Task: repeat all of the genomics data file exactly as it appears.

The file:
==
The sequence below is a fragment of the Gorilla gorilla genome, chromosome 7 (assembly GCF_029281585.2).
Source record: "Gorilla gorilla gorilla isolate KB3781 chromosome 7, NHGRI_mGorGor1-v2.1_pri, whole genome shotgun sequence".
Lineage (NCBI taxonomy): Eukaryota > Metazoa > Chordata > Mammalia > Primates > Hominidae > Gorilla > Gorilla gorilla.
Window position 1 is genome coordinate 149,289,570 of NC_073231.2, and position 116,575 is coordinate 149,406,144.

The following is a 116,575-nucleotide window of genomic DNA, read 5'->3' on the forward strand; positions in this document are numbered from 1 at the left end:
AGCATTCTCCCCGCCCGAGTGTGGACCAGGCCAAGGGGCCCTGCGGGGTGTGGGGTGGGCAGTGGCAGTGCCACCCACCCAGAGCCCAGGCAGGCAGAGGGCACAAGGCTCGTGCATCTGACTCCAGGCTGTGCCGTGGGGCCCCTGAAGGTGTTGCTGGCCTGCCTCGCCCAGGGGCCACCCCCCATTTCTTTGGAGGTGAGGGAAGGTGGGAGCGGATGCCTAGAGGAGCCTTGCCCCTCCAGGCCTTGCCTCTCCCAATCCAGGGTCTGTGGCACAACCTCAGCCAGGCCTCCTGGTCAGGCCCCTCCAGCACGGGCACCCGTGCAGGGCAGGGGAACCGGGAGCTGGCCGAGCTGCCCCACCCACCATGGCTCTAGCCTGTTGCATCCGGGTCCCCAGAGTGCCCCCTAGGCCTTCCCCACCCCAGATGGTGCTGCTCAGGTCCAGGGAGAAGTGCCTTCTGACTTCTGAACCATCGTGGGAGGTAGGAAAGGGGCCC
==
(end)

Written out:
The sequence below is a fragment of the Gorilla gorilla genome, chromosome 7 (assembly GCF_029281585.2).
Source record: "Gorilla gorilla gorilla isolate KB3781 chromosome 7, NHGRI_mGorGor1-v2.1_pri, whole genome shotgun sequence".
Lineage (NCBI taxonomy): Eukaryota > Metazoa > Chordata > Mammalia > Primates > Hominidae > Gorilla > Gorilla gorilla.
Window position 1 is genome coordinate 149,289,570 of NC_073231.2, and position 116,575 is coordinate 149,406,144.

The following is a 116,575-nucleotide window of genomic DNA, read 5'->3' on the forward strand; positions in this document are numbered from 1 at the left end:
AGCATTCTCCCCGCCCGAGTGTGGACCAGGCCAAGGGGCCCTGCGGGGTGTGGGGTGGGCAGTGGCAGTGCCACCCACCCAGAGCCCAGGCAGGCAGAGGGCACAAGGCTCGTGCATCTGACTCCAGGCTGTGCCGTGGGGCCCCTGAAGGTGTTGCTGGCCTGCCTCGCCCAGGGGCCACCCCCCATTTCTTTGGAGGTGAGGGAAGGTGGGAGCGGATGCCTAGAGGAGCCTTGCCCCTCCAGGCCTTGCCTCTCCCAATCCAGGGTCTGTGGCACAACCTCAGCCAGGCCTCCTGGTCAGGCCCCTCCAGCACGGGCACCCGTGCAGGGCAGGGGAACCGGGAGCTGGCCGAGCTGCCCCACCCACCATGGCTCTAGCCTGTTGCATCCGGGTCCCCAGAGTGCCCCCTAGGCCTTCCCCACCCCAGATGGTGCTGCTCAGGTCCAGGGAGAAGTGCCTTCTGACTTCTGAACCATCGTGGGAGGTAGGAAAGGGGCCC